Native American Culture/Symbolism Wool Rug



Good Day Mr. Sutton.
I have a wool rug which I purchased about 8-9 months ago and have not been able to find out any information on it. The lady who I purchased it from was unable to tell me much about it, only that her and her late husband purchased in San Francisco about 20 years ago.
I was hoping you could give me some good news on what I have, American Indian made or somewhere else ?

Regards, William Davis

William --- I can't tell definitively from your images. While it has several characteristics of Navajo weaving despite it not being within the range of a standard pictorial/floral pattern, it is missing the so-called "lazy lines" in the texture of the background. Lazy lines are a remnant of the techniques of leaving sections of the rug to return later. The weaver will set up a diagonal section that can be tied into later. When complete, there will be diagonal "runs" in the texture of the background that are visible, yet don;t affect the overall design. Also the finish of the edges is unusual for a floral pattern as there is a complete border around the rug, with no memory paths, or broken pathways in a contrasting color to break the completeness of the border. From the style and the colors, I would say this is an Indian (Hindu) Dhurrie tribal rug. If you find lazy lines in the background, send me a good clear image as a follow up.

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Richard Sutton


As a direct reservation trader in all aspects of American Indian arts since 1985, I've answered questions regarding cultural property issues, origins of traditional crafts, materials and techniques, collecting, authenticity, symbols and, of course, repairs! We have operated a retail gallery since that time, bricks and mortar until 2007 and online since 1996. Our online operation closed in 2/2015, to allow me to finally write full-time. My writing site can be found at I'll be adding a book or two from our trader experiences under the pen name of W.T. Durand and the rest of my fiction is under my own name. We are not "New Age" practitioners of adopted American Indian religious ceremonies or combined philosophies. If you are seeking such knowledge for spiritual reasons, we will only provide answers that address factual information on these subjects. Unless one is raised in a traditional, American Indian family with language, culture and religious belief intact, we don't believe that simply applying the trappings or cultural property of a given traditional group will give a non-Indian (Native if you prefer)any insight other than the academic.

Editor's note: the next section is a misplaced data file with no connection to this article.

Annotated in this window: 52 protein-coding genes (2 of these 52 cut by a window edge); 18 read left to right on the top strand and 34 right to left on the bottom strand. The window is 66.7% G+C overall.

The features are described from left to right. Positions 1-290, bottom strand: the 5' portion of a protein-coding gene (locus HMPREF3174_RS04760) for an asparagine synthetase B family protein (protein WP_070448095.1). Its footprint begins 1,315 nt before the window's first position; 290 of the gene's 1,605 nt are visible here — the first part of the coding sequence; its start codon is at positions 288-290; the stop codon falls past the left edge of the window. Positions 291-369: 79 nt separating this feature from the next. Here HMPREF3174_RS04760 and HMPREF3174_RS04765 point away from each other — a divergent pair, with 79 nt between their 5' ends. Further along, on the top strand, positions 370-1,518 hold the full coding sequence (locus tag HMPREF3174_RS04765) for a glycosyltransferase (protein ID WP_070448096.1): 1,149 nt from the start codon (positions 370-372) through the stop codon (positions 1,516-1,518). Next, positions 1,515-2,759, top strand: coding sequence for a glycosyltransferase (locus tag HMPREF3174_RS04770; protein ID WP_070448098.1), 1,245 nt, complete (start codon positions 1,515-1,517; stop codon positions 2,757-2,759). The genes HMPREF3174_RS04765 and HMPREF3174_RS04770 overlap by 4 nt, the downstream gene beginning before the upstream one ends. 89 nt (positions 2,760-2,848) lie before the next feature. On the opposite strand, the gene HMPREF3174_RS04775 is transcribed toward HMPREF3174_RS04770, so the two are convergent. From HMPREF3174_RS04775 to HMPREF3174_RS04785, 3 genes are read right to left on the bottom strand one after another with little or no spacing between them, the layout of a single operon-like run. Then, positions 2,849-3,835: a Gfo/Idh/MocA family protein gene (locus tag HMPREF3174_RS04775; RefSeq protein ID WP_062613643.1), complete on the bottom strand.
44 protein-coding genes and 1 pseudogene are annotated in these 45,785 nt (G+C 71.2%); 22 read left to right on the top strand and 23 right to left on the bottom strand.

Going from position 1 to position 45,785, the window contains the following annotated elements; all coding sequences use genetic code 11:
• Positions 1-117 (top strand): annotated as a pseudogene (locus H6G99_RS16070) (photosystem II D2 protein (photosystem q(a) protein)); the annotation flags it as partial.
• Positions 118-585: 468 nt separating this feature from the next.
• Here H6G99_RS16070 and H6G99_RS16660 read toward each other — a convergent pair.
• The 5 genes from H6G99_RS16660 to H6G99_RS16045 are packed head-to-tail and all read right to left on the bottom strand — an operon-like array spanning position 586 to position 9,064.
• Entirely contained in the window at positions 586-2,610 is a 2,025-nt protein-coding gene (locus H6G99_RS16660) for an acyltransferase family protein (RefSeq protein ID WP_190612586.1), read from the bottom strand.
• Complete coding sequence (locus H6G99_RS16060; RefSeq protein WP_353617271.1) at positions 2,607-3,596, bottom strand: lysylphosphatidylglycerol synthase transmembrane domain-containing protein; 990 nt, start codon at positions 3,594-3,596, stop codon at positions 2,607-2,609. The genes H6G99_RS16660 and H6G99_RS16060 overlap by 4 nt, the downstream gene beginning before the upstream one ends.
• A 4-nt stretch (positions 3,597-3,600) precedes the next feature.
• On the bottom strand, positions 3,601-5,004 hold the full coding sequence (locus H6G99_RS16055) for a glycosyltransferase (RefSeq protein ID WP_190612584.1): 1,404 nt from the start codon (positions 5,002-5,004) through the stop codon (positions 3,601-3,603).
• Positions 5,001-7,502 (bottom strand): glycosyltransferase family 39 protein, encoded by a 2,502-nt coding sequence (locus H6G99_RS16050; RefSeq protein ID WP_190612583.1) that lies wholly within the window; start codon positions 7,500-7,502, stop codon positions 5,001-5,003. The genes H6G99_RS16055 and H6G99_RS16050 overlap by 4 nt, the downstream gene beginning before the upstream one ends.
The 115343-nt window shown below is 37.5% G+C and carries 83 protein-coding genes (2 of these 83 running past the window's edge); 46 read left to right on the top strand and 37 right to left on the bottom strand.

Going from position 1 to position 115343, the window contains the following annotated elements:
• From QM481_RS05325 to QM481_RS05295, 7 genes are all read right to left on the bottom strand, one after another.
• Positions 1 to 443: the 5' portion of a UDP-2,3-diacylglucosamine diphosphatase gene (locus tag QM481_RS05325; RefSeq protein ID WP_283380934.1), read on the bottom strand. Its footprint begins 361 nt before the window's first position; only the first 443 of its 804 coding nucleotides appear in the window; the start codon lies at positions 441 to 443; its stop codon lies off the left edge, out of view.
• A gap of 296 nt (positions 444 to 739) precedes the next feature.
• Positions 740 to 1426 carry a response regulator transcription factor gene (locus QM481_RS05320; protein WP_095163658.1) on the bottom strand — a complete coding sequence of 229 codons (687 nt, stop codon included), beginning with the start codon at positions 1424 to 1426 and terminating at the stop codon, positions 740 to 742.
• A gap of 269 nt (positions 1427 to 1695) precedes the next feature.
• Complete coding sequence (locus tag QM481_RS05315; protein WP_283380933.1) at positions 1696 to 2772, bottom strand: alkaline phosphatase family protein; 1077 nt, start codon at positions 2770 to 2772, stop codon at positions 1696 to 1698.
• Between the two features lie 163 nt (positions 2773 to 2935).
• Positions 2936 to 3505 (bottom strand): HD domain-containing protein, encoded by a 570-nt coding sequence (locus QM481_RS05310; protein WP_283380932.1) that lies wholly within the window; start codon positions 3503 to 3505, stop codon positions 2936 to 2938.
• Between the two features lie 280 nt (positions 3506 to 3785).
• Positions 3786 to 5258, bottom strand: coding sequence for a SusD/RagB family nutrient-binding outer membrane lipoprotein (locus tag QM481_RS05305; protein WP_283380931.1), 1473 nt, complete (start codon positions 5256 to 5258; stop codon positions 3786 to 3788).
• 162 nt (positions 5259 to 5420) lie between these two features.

My primary focus is on Southwester American Indian Nations and their people, but I also have experience in Plains and Northeastern traditions, having engaged in active trade and retail since 1985 and study for most of my life. I am not claiming any expertise at all in the work, techniques, lifeways or crafts that are made by the Native People of Mexico. They are not the same, either linguistically or culturally but certainly their crafts deserve discussion and appraisal by those who are able to provide real information.

I was a guest on Fox Network "Lifestyles" program, during the 1990s, to discuss how to tell forgeries, and authenticating jewelry as Native American work. I have also written extensively for our website, and our Ebay Store.

UofO, 1970 active in the Authentic American Indian Arts business and direct Trader since 1985. Graphic Designer and published novelist.

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